involuntary termination. In addition, such Party also shall be responsible for any costs or obligations associated
with the Party’s participation in any program in accordance with the provisions of any agreements
relating to such program provided such costs or obligations were incurred prior to the withdrawal of the
Party. The Authority may withhold funds otherwise owing to the Party or may require the Party to deposit sufficient
funds with the Authority, as reasonably determined by the Authority, to cover the Party’s liability for the
costs described above. Any amount of the Party’s funds held on deposit with the Authority above that which is
required to pay any liabilities or obligations shall be returned to the Party.
“The pro-rata costs for a town to depart a JPA, or be terminated by the JPA, are beyond staggering. Depending
upon financial health of the town, the overall JPA liability could trigger bankruptcy of the City of Dixon,”
Phelps said. “Hopefully is early enough for your council to change their mind and withdraw from the JPA,” he
For those of you who don’t care about costs but want to focus on “green” energy, you will be disappointed to
learn that Marin Clean Energy purchases REC’s (Renewable Energy Certificates) rather than producing or
obtaining electricity from actual alternative energy sources. “What happens is they buy a REC, and it is pasted
on the front of this brown power (natural gas or coal generated electricity),” Phelps said. “Then they report to
you, the consumers, that this is clean energy; but it’s not.” This is known as “green washing”.
Phelps analyzed the MCE’s power mix substituting system power, which has an emission rate of 944 pounds
of carbon dioxide per megawatt hour, for all of the authority’s RECs. From that he concluded that MCE is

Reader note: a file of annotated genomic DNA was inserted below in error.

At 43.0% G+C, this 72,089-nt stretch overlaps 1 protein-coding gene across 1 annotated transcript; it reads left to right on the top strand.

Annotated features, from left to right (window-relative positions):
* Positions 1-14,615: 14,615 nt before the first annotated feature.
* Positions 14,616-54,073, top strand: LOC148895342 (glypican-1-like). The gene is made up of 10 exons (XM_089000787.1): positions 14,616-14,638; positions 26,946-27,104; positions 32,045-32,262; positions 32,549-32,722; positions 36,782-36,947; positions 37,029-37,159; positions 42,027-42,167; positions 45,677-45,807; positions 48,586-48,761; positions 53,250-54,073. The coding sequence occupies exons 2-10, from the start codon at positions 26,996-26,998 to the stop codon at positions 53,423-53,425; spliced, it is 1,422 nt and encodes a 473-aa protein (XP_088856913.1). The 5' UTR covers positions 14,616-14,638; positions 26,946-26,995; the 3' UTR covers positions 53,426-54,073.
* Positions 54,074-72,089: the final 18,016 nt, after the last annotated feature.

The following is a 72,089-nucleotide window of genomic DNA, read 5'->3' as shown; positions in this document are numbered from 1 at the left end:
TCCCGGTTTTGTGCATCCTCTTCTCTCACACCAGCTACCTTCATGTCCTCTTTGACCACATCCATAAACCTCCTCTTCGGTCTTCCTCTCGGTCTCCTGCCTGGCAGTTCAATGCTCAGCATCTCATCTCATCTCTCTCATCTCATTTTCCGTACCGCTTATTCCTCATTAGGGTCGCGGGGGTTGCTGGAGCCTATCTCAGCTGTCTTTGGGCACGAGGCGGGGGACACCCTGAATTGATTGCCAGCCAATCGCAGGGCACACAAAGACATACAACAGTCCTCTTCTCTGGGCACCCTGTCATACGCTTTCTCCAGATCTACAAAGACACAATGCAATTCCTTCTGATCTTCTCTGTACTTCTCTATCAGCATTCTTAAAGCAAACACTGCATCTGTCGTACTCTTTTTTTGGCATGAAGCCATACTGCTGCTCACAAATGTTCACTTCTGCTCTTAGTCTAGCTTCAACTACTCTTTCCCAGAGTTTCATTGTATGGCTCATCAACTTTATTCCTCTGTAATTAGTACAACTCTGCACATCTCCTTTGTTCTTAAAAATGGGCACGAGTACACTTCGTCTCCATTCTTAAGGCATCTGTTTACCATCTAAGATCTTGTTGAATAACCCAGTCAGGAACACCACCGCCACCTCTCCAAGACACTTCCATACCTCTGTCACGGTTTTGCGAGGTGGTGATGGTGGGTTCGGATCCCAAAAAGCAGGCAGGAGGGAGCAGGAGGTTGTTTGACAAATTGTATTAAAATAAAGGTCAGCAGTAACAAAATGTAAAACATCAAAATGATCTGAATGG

producing more greenhouse gas emissions than PG&E.
Phelps also criticized the authority for waiting more than a year to purchase 10,500 RECs that reduced its
greenhouse gas emission rates in 2011.
Phelps said, “What had happened was MCE’s emission rate was higher than PG&E’s so they went in the
market afterwards and they bought those 10,500 instruments so they could undercut PG&E” in a contrived
green washing scheme.
As the representatives from Marin Clean Energy stated, they weren’t in the business of saving money for
consumers but were there to provide a green source to reduce carbon emissions. Going with 60% renewables
had a less than 1% reduction in your potential electric bill while 100% would have you paying 5% more than
PG&E charges.
If Phelps’ contentions are true, MCE does not even have the ability to provide 60% renewables let alone a pure
“green” solution. Does any of this matter to the majority of the council who voted this in? No response was
received from any of them when the Technocracy article was sent to them.
There will be a future council meeting where the actual JPA will be presented to the public. Having the option
to “opt out” of a bad deal individually is a poor substitute for the council acting responsibly in nixing it before
it ever goes into effect. From 6/7/2019 Dixon Independent Voice Newspaper

1 Response to Blog

  1. County board to look into future of Sheriff’s Office
    By Todd R. Hansen, Daily Republic-June 9, 2019

    FAIRFIELD — Solano County supervisors are scheduled to conduct a workshop at 2 p.m. Tuesday on the “strategic evolution of the Sheriff’s Office to address trends, challenges and solutions” for the future.

    The board has a full morning schedule as well, including a $2 million, three-year General Fund commitment for recommendations in the final report on the Human Services needs assessment. The funds would be “repurposed” from contributions to non-county agencies.

    That assessment includes two primary priorities: Increasing access to mental health services, and reducing homelessness by creating a Community Investment Fund.

    The board meets at 9 a.m. in the first-floor chamber of the government center, 675 Texas St., in Fairfield. The public session follows a closed session at 8:30 a.m. during which the appointment of the public defender will be considered.

    Supervisors also are scheduled to hear a report from the Probation Department on its First Initiative results; and a presentation by the Auditor-Controller’s Office on its proposed 2019-20 reorganization to address future succession planning needs.

    A presentation from the Registrar of Voters on budget and work plan for updating decertified voting equipment and support services at a cost of $2.29 million is on the agenda, as well as a public hearing on user fees for the Surveyor and County Engineering Division of the Department of Resource Management.